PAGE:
So, do I know have a clingy, unhappy child who can't do anything by himself? Um, no. We have always encouraged independence and use nearly every experience as a teaching experience. There seems to be the thought that attachment parenting (or parenting, as I like to call it), is somehow wrong, stunts growth or causes a parent to be a helicopter parent. This could not be further from the truth. I was by far the most attached to Nick and while I don't like to compare, he is far more independent and outgoing than his sisters were at his age. It could be any number of things, but I worried so much less with him...and co-slept more, breastfed longer, and carried him more.
Now the article wasn't supposed to be all about breastfeeding, but the title and the cover just shocked people (Kroger actually took it off the shelves...shame on them!). Are they going to remove the candy and magazines with scantily-clad models, too? Or they might have watched the follow-up Today show episode and seen the 3 year old who was a bit tired and wanting of his mom's attention. For those who watched that and criticized the parent, did you take into consideration that the child had been on a plane three times in one week? Did it occur to him that maybe he was just exhausted?
This post isn't really so much to delve into the topic of my boobs (again, sorry it's just rampant on this blog), but to draw attention to the parents who have helped us and are now being criticized for caring about and nurturing their children. A friend of mine, Dionna, who writes over at Code Name: Mama, was the third photo of the six (pictured with her son and daughter). I have followed her blog for years and loved that her son was just a bit older than Nick. I felt like I had additional guidance, especially as having a son (vs. another daughter) forced us to consider other things we hadn't with the girls.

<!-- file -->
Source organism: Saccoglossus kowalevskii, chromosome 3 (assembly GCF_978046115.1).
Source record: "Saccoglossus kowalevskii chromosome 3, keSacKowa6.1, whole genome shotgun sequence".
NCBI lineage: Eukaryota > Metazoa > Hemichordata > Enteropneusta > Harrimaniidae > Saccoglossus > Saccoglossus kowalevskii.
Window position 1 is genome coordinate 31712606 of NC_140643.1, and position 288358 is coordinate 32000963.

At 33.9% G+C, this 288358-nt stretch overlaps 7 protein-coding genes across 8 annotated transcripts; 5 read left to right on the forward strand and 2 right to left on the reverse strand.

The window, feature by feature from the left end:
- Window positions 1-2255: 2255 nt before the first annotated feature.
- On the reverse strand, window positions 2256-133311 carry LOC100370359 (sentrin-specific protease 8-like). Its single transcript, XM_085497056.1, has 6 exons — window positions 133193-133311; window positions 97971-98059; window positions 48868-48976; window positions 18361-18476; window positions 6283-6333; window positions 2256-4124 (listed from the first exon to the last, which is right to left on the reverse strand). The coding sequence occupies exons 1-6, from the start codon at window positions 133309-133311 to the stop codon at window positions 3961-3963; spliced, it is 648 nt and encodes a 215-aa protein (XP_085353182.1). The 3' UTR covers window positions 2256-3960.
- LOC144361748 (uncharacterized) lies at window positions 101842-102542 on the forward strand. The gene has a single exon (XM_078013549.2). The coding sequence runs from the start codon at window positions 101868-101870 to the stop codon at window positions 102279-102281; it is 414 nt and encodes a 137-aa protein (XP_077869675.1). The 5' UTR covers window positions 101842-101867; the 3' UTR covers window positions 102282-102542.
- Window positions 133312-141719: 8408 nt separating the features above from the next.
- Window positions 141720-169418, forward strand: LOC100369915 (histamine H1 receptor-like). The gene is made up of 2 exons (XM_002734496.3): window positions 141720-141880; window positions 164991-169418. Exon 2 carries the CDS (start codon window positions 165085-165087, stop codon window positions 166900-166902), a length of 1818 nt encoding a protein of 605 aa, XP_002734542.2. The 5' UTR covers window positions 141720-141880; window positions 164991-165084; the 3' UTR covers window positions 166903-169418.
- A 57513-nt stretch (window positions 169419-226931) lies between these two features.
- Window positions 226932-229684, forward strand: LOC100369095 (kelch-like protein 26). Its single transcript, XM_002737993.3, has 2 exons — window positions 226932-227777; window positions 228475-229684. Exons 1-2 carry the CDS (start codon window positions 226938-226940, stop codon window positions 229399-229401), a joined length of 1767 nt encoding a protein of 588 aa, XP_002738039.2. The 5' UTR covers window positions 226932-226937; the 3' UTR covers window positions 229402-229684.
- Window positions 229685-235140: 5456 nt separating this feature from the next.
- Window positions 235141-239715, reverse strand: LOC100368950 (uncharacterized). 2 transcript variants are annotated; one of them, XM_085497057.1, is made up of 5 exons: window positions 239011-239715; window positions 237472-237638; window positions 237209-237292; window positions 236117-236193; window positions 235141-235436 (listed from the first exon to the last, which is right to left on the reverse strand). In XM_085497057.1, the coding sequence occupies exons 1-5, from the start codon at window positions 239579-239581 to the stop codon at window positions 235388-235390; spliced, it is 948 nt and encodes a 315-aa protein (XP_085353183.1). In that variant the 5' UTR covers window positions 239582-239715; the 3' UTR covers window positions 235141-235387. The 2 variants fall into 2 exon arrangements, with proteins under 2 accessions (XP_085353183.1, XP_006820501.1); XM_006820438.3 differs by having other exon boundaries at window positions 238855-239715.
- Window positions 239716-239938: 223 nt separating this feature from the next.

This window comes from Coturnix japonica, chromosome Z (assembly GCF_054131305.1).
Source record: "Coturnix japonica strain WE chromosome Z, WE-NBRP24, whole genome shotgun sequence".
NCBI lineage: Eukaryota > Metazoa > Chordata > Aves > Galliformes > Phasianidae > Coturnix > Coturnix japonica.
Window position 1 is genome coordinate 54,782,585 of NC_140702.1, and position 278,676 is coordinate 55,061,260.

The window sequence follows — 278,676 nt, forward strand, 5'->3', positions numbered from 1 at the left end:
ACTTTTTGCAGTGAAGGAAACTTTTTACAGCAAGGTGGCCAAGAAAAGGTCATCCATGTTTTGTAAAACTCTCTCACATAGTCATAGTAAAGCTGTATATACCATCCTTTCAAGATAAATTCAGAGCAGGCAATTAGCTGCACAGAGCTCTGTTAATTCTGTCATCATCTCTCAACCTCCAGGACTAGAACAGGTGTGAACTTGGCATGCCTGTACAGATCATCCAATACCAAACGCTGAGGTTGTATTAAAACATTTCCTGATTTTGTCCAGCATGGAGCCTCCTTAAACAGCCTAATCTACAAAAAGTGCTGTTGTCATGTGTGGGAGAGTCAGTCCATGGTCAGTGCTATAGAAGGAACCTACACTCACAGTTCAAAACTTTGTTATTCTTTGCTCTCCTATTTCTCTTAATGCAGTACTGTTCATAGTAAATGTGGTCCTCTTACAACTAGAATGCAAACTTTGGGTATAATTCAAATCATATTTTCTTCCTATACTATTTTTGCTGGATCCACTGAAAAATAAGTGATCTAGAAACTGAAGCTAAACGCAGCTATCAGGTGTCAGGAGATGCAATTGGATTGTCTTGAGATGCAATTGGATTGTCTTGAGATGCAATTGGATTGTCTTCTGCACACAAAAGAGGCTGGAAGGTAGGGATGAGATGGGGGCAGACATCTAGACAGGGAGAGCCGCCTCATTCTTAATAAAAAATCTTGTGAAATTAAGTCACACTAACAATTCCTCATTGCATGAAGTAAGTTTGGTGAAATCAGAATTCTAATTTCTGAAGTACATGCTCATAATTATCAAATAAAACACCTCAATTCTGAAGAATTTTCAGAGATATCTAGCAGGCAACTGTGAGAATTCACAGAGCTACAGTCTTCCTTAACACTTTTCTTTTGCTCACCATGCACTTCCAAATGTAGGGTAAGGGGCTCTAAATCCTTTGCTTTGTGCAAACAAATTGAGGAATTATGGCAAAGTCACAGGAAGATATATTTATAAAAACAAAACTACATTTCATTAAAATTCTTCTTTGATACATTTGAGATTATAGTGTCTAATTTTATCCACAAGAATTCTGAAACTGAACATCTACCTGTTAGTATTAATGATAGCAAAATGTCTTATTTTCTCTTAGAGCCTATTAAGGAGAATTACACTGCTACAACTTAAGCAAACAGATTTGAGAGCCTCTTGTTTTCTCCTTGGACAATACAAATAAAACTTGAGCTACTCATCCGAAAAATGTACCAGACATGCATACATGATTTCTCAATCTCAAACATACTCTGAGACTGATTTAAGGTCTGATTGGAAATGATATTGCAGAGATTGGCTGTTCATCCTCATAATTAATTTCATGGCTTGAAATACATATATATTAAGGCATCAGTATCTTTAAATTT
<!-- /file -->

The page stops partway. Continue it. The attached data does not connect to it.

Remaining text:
You might also remember Dionna from this post in October 2010. She encouraged me to write about the experience I was going through. It was extremely cathartic, exactly what I needed at the time. She later organized efforts to send me good thoughts and wishes via NPN* and some folks went so far as to treat us to magazine & Netflix subscriptions, as well as books and emails to cheer me up (it worked!).
So before you pick up that issue and think, ew, gross!, read a bit more about the people who make up the issue. Read what my friends have written on the topic. Throw away your preconceived notions and think that maybe what works for each family is best for them. The people in the Time issue are moms (and dads) just like you and me. They don't all do everything exactly the same, but have one thing in common: they care about their kids. Just like we do. Really, in this day and age, why do we insist on finding fault with that?
*NPN is Natural Parents Network founded by Dionna and Lauren, who writes at Hobo Mama (another amazing resource!).